View full screen - View 1 of Lot 1001. A pair of gold earrings with floriated spangles Leyte, Philippines, 10th - 13th century | 十至十三世紀 菲律賓萊特島 花葉紋金片耳飾一對.
1001

A pair of gold earrings with floriated spangles Leyte, Philippines, 10th - 13th century | 十至十三世紀 菲律賓萊特島 花葉紋金片耳飾一對

Estimate:

26,000 to - 28,000 HKD

Property from the Tuyet Nguyet and Stephen Markbreiter Collection 雪月藏亞洲藝術珍品

1001

1002

A pair of gold earrings with floriated spangles Leyte, Philippines, 10th - 13th century | 十至十三世紀 菲律賓萊特島 花葉紋金片耳飾一對

A pair of gold earrings with floriated spangles Leyte, Philippines, 10th - 13th century | 十至十三世紀 菲律賓萊特島 花葉紋金片耳飾一對

Estimate:

26,000 to - 28,000 HKD

Lot sold:

37,800

HKD

Property from the Tuyet Nguyet and Stephen Markbreiter Collection

A pair of gold earrings with floriated spangles

Leyte, Philippines, 10th - 13th century

雪月藏亞洲藝術珍品

十至十三世紀 菲律賓萊特島 花葉紋金片耳飾一對


The Philippines had one of the largest gold deposits in the world, and attracted many foreign traders, despite its geographical distance from the main East-West trade routes.


The Filipino word for jewellery hiyas is cognate with hias, 'well-dressed” in Bahasa Indonesia and 'beautification' in Bahasa Melayu. Some ethnic groups in the Philippines would alter their bodies to satisfy the demand of vanity, such as tattooing the skin, flattening the forehead, and gold-pegging the teeth, but wearing jewellery could also enhance beauty without causing physical pain.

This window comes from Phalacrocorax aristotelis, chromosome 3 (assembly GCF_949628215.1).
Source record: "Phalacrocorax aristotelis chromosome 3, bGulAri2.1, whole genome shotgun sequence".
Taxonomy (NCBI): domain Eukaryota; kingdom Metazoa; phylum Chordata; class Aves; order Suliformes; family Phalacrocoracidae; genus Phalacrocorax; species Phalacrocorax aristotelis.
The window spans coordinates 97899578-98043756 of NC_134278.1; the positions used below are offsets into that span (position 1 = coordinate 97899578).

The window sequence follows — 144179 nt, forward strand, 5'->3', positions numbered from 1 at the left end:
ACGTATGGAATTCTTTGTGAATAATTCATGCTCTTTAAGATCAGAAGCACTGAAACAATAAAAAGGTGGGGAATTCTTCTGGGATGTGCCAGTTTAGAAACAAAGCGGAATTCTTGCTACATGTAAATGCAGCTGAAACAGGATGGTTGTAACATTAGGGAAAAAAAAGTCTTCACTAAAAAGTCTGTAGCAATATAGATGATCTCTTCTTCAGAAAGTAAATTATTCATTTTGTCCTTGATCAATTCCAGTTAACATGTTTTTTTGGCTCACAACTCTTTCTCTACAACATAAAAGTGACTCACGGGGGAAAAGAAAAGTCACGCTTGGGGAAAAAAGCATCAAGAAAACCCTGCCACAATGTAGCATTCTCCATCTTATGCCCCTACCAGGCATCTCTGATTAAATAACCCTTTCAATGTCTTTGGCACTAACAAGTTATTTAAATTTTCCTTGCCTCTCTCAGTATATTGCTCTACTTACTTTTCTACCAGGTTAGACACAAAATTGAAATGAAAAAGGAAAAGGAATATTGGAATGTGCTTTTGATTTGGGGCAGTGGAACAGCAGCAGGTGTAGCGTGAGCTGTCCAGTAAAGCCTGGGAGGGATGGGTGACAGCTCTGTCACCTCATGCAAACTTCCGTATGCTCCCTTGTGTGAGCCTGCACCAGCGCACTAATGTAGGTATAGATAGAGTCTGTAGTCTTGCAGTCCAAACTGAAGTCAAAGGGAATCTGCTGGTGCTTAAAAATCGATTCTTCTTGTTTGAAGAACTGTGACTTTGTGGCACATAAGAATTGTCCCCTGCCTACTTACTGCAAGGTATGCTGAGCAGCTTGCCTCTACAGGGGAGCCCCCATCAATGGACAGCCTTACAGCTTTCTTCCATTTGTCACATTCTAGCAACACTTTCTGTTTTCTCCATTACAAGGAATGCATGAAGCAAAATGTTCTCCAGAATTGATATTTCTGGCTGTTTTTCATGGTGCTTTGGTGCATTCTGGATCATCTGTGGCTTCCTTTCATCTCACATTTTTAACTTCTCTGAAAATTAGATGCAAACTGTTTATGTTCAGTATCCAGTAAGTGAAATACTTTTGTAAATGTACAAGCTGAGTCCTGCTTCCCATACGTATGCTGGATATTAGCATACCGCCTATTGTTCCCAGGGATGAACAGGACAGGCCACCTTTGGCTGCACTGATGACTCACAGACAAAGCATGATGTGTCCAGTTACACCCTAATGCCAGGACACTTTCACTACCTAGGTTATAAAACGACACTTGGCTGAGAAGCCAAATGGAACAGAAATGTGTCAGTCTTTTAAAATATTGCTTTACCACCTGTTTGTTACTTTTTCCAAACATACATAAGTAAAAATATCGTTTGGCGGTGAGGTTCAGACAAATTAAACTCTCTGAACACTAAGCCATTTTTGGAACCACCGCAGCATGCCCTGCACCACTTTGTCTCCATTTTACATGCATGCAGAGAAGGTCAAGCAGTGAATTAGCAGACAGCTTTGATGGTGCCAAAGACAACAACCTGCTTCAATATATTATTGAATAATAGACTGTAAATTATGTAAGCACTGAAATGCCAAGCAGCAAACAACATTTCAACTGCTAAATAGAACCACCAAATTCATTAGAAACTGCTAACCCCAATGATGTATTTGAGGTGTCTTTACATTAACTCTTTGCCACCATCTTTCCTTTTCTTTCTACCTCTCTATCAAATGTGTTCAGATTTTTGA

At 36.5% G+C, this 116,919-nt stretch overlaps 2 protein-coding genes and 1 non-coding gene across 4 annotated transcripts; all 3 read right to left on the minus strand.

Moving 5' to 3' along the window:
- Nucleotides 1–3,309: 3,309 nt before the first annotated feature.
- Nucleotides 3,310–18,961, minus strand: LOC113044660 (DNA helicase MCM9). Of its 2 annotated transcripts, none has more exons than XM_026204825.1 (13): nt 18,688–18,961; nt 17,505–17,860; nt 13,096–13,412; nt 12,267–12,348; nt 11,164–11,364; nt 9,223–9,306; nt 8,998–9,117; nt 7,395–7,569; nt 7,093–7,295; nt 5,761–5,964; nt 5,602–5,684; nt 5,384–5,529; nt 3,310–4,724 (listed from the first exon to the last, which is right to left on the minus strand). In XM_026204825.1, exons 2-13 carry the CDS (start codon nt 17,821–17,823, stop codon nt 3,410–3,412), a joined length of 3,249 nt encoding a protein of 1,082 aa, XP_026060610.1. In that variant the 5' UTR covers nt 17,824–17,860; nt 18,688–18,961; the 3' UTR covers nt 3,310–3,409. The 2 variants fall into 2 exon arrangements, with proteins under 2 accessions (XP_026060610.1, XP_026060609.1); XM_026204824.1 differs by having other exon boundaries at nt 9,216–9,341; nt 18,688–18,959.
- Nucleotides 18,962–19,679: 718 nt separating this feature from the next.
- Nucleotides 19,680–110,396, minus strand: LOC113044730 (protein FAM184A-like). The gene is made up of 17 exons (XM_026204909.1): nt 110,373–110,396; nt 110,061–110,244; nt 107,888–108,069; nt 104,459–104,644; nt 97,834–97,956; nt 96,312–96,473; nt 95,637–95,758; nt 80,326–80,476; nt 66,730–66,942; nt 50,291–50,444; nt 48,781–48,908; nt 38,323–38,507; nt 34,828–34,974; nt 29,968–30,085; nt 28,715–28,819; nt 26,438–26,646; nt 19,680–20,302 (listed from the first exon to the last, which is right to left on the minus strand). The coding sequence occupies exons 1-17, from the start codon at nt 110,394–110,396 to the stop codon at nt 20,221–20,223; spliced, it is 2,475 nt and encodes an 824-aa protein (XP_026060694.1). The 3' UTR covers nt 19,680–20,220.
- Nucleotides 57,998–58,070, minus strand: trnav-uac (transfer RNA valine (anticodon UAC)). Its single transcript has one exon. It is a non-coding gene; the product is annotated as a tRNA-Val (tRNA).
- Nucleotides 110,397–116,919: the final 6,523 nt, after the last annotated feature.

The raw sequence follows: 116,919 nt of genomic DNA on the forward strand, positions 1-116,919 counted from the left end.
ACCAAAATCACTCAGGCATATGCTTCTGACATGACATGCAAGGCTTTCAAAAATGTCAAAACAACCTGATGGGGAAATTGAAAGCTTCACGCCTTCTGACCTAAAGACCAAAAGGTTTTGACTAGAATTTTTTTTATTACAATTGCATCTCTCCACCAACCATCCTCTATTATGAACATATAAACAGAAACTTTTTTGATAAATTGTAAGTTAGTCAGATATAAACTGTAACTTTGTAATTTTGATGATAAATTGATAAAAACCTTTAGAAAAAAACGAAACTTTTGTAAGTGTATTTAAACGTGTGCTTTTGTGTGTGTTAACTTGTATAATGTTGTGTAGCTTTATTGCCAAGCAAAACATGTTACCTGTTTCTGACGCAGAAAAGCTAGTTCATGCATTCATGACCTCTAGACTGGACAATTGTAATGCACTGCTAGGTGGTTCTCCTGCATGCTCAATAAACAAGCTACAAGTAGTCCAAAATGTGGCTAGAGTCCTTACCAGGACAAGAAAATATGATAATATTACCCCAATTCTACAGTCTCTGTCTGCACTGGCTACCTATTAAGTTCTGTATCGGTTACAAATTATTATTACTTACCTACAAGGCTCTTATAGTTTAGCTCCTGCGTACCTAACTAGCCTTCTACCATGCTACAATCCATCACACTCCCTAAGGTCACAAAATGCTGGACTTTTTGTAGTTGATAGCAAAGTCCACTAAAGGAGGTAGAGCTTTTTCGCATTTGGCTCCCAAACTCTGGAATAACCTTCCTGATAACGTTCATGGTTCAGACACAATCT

Filipino jewellery is traditionally symmetrical and distributive. The cascade of spangles in lot 1001 reflects the Filipino emphasis on formal proportion and a strong sense of rhythm. Filipino jewellery also goes extremes in its masses, making use of either minuscule ornaments to adorn small surfaces or oversized ones to compensate for the vacancy of large space. The dangles of the earrings fill up the areas between the cheeks and the shoulders, accentuating the visual impact of the face, as well as the wearer’s opulence, since early inhabitants of the Philippines considered large heavy gold ear ornaments as a status symbol.


The foliated spangles cascade from a small hoop that clasps the ear. Similar dangling earrings are illustrated in Ramon N. Villegas, Kayamana: The Philippine Jewelry Tradition, Manila, 1983, p. 88-89; and another pair from the collection of Ayala Museum, Manila, was exhibited in Philippine Gold: Treasures of Forgotten Kingdoms, Asia Society, New York, 2015.


5.5 cm; 5.5 grams

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